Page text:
From the late 1970s to the early 2000s, Mark Elliott was the face of Disney movie trailers, television promos, and home video titles is no more. He was 81 years old.
Elliott died Saturday in a Los Angeles hospital after suffering two heart attacks, according to Charlie Van Dyke, a friend and fellow voiceover artist. He was still fighting lung cancer. “He was one of a kind … and kind is a great word to describe him,” Van Dyke said.
Elliott was a well-known radio DJ who went on to become one of Hollywood’s top voiceover artists. During the 1980s and 1990s, he could be heard on a slew of movie trailers and promos for both CBS and Fox, but it was his warm and comforting Midwestern tone promoting Disney products that made him famous to millions around the world.
Joe Cipriano, a fellow voiceover artist, said Elliott taught him “two things about promos — never take a holiday and never purchase a home based on voiceover revenue” in a Facebook update.
Elliott began his professional career in 1957 as a disc jockey on commercial radio in Cedar Rapids, Iowa, where he was born on September 24, 1939. He ended up in Los Angeles in 1970 for the first of two stints at KHJ, with a short stint at KISS sandwiched in between, after working at various stations in Iowa, Ohio, Ontario, and San Francisco (where he was given the radio name Mark Elliott for the first time).
Elliott started doing voiceovers in 1977, following a 20-year radio career. His first paying job was doing the voiceover for the Smokey and the Bandit trailer, and he went on to do the radio voiceovers for George Lucas’ Star Wars and the rom-com The Goodbye Girl. All three films went on to become box office hits and cultural landmarks, propelling Elliott from relative obscurity to the most sought-after voiceover talent in Hollywood.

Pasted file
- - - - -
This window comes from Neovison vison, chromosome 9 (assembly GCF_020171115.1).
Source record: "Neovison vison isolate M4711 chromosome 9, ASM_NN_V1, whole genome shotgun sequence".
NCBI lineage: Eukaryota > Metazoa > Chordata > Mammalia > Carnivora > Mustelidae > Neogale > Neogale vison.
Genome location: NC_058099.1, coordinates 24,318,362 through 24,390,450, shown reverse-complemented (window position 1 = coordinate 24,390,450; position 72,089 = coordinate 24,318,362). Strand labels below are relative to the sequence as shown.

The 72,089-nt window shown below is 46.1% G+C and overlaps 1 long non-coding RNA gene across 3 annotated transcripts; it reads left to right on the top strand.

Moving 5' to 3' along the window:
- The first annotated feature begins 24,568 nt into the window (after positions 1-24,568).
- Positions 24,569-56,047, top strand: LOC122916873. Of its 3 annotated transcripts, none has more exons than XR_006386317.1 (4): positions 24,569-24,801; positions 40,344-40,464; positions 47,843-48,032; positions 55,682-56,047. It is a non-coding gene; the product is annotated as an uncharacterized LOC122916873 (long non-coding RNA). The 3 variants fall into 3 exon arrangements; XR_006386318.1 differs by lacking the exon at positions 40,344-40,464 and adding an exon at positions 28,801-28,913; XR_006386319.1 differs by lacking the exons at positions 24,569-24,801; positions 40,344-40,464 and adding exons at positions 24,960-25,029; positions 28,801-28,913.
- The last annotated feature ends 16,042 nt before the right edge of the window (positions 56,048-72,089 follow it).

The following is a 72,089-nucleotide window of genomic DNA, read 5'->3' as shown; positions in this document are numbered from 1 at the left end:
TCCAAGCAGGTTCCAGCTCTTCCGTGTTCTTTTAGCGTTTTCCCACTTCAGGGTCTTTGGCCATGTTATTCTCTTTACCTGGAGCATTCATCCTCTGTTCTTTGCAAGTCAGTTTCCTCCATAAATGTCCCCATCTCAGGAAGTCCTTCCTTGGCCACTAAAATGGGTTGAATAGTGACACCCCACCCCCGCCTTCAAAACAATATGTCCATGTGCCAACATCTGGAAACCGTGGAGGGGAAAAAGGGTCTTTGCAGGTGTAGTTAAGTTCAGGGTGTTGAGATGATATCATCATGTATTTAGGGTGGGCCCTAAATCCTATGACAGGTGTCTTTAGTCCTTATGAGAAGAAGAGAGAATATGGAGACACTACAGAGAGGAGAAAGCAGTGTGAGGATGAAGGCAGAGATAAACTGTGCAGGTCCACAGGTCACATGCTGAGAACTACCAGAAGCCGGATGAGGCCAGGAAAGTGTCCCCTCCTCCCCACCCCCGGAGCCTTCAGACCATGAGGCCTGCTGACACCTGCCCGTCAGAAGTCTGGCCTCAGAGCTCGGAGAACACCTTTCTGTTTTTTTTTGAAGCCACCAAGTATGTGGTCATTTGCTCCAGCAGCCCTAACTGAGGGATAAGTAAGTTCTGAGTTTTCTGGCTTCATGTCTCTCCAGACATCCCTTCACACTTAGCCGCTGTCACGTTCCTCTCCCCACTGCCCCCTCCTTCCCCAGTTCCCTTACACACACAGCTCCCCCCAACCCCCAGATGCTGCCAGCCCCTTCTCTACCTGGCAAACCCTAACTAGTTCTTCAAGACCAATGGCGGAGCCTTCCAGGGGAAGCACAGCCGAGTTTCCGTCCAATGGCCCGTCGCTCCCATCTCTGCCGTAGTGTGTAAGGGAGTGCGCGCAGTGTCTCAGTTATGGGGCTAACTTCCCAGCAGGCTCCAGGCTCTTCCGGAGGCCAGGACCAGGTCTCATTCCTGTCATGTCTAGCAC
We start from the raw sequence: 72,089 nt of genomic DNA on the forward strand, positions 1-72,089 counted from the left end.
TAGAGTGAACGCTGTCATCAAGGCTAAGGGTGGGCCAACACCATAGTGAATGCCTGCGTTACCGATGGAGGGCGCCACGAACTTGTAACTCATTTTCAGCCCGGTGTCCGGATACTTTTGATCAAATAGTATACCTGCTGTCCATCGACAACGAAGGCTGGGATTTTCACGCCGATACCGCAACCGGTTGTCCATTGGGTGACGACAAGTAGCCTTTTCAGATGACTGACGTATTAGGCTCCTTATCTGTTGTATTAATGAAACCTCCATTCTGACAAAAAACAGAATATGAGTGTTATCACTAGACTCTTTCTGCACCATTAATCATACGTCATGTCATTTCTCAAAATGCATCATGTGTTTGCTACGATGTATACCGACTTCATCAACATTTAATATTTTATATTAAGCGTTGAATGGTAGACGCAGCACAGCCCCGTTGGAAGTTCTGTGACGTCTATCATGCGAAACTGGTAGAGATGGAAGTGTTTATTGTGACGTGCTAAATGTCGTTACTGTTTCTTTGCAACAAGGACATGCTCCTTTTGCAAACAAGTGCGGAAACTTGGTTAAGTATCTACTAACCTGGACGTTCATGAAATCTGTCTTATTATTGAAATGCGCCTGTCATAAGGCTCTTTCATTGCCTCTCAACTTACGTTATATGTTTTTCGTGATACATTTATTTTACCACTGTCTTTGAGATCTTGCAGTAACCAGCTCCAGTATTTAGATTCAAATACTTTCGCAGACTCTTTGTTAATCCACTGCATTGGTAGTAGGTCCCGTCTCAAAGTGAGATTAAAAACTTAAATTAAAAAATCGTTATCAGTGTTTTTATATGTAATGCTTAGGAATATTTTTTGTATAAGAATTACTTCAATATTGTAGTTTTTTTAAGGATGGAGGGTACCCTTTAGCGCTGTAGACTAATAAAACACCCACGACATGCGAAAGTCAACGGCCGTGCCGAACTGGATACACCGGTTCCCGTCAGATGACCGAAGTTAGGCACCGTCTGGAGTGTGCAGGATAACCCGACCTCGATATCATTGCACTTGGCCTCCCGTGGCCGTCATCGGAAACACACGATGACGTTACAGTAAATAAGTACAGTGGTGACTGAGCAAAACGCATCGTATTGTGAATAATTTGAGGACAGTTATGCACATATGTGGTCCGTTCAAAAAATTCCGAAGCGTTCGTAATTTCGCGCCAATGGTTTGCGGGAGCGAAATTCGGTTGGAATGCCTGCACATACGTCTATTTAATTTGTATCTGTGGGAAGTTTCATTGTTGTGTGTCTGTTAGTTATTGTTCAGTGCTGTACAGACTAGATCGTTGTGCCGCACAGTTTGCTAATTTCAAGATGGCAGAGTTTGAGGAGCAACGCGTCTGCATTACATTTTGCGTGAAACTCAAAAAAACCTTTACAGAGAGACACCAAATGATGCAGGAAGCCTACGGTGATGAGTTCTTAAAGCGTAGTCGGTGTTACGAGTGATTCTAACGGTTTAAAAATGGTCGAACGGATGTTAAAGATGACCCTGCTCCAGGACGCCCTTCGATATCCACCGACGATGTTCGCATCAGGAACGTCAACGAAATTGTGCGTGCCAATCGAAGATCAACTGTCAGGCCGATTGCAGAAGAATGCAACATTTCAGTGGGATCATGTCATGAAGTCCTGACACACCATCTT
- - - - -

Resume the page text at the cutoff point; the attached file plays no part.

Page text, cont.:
Elliott talked to VO Buzz Weekly in 2015 about obtaining the Star Wars contract, working for free at first, and Lucas’ indecision about the sound of the promos. “While we’re working on [Smokey and the Bandit, the voiceover studio] came to me and they said, ‘We got this director who’s making us nuts, just driving us crazy. He can’t decide how he wants to promote [his movie], if you’ll work with us on spec when he makes his mind up on what he wants, we’ll see that you get a big piece of the action.’
“I said OK, so we started working seven days a week trying to do it, and he couldn’t decide whether he wanted a comedy, whether he wanted an adventure, whether he wanted it dark, whether he wanted it light, whether he wanted romance. He just couldn’t decide.”
Elliott rose to popularity as a leading voiceover artist rapidly, and he credits much of his success to his radio experience. “Radio is a great background because it gave you a sense of time,” he said. “If you had seven seconds at the beginning of a song to talk it up, you learned to know what seven seconds were.”